Today I had to take Home Comforts back to the library so last night I was up a bit late skimming through chapters and typing out some thoughts into a post. Since I wrote last night, I’ve been thinking more about the book. While the detailed information can be overwhelming, I also thought it was fun to read.
I’ve been thinking about the author’s description of home. I think Cheryl Mendelson had a good point. Not that a home has to be dust-free or dust-mite-free (ours is neither) but that it is the little things that make a home a place where you can be yourself.
To me, home is a place where I can put my bare feet on the coffee table and curl up on the sofa beneath a blanket with a book. It’s a place where I know what there is to eat and where to find a cup of tea and something for a snack. Home is where I can leave laundry on the floor – at least for a little while – and take a long bath with my favorite scented soap. Home has a comfortable bed with just the right amount of blankets and a pillow that knows my head.
And I hope this home is a comfortable place for my family and my friends. For those who live here and share my life every day. For those who stop by on a moment’s notice to ring the bell and say hi.
Not that long ago, I was so caught up on housekeeping that my home became uncomfortable for company. This was when our house was new, as in brand new, paint still drying on the walls new, carpet still stinking on the floor new, and I worried over every dirt and ding. I had spent hours selecting what I wanted in the house, and now I wanted to preserve my expenditures with appearance of perfection. I wanted everything organized and the house fit into some perfect order I concocted in my mind from catalogs combined with imagination. A few friends who came over told me that they felt I was too concerned about the house. They felt uncomfortable. I regret it. I’ve tried to repent.
Home is where you are most yourself. For some that means a faded blue bathrobe worn at the breakfast table, blinking strings of Christmas lights hung across the walls, geraniums growing on the kitchen countertops, favorite coffee stashed in the freezer, cross-stitched pillows decorating the couch. It’s climbing under the covers together in the morning or hugging and hanging in front of the fireplace at night.
For us at this season it means Legos in the living room, a toy kitchen in the hallway, plastic vegetables and wooden fruit under foot. The other day I let the girls decorate the mantle above the fireplace. It’s fun to see an arrangement of a red plastic fence, various pieces of colored clay and paper constructions as I enter the living room. It says home to me.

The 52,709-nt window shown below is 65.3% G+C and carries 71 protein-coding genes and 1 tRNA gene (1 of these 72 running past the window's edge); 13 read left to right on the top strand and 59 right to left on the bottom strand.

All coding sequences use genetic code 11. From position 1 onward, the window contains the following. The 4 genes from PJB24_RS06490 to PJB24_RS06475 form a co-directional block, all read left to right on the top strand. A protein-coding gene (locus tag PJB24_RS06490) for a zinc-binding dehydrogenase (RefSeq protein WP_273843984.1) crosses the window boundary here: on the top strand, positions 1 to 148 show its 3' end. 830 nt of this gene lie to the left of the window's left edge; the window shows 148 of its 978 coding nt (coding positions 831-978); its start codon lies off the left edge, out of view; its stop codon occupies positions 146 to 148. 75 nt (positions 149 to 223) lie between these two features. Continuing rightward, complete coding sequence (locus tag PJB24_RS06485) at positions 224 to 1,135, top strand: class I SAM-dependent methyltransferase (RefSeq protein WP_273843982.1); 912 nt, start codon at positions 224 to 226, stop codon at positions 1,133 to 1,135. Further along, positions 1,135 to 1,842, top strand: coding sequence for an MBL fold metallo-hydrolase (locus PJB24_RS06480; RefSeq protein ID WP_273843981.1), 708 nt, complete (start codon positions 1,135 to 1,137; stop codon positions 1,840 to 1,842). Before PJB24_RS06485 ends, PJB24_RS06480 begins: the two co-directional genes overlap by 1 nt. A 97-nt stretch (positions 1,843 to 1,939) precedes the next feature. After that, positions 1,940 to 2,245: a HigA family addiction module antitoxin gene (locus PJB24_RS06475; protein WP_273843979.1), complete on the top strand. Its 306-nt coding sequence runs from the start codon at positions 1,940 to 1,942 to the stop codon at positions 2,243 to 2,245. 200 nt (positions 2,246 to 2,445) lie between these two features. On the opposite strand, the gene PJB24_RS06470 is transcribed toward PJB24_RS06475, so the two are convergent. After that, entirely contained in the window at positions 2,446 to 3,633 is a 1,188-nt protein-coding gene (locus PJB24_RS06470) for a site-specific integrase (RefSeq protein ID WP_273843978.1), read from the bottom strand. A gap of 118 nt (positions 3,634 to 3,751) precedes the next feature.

I hope this home is a place where Ted and our daughters can be themselves. I hope it is where they want to be. And I hope it is where friends and strangers feel welcomed and refreshed too.
There’s some strange satisfaction or inner fulfillment I am finding the more I think about what makes a home. I’m not sure why this concept appeals to me strongly. The word “home” has been a powerful one for me. In college, while listening to a song about “home”, I would start to weep, aching for a place where I belonged. What I have now is the safest place I’ve ever lived – I don’t mean that in terms of crime statistics – but rather as a state of living, a level of freedom and comfort, where I can be myself, whoever I am, with my husband, children and friends. It feels safe. It feels good.
What Lisa Williams wrote about pitcherization comes to mind:
When I first met Dear Husband, he had an African pygmy hedgehog named Emmett. Like all of his kind, Emmett was a shy, nocturnal creature, and when he had had enough, he retreated into his burrow, which in his case was a purple Tupperware pitcher turned on its side.
This habit of Emmett’s led to an enduring private nelogism — one of those words or phrases that form part of a private language between people who are very close. We called it “pitcherizing,” which was Spousish for “I’ve had enough, I’m staying here in our human burrow for the evening and reading.”
What makes a home?
For a hedgehog, it may be a purple pitcher!
I’ve been thinking: How can I help our family enjoy our home more? What can I do so that those who live here and those who visit feel like they can be themselves? …What is a home?
…and realizing that what our home is right now is a mess! Perhaps it is the spring sunlight, but I am suddenly seeing all kinds of crumbs cluttering corners, dusty windowsills, toys and items that need tidying, laundry laying in piles across the carpet. I’m not feeling competent at the moment….time to go tidy and at least give the dust mites a little challenge….
then again, what makes a home more than a little dust and a lot of time with those you love?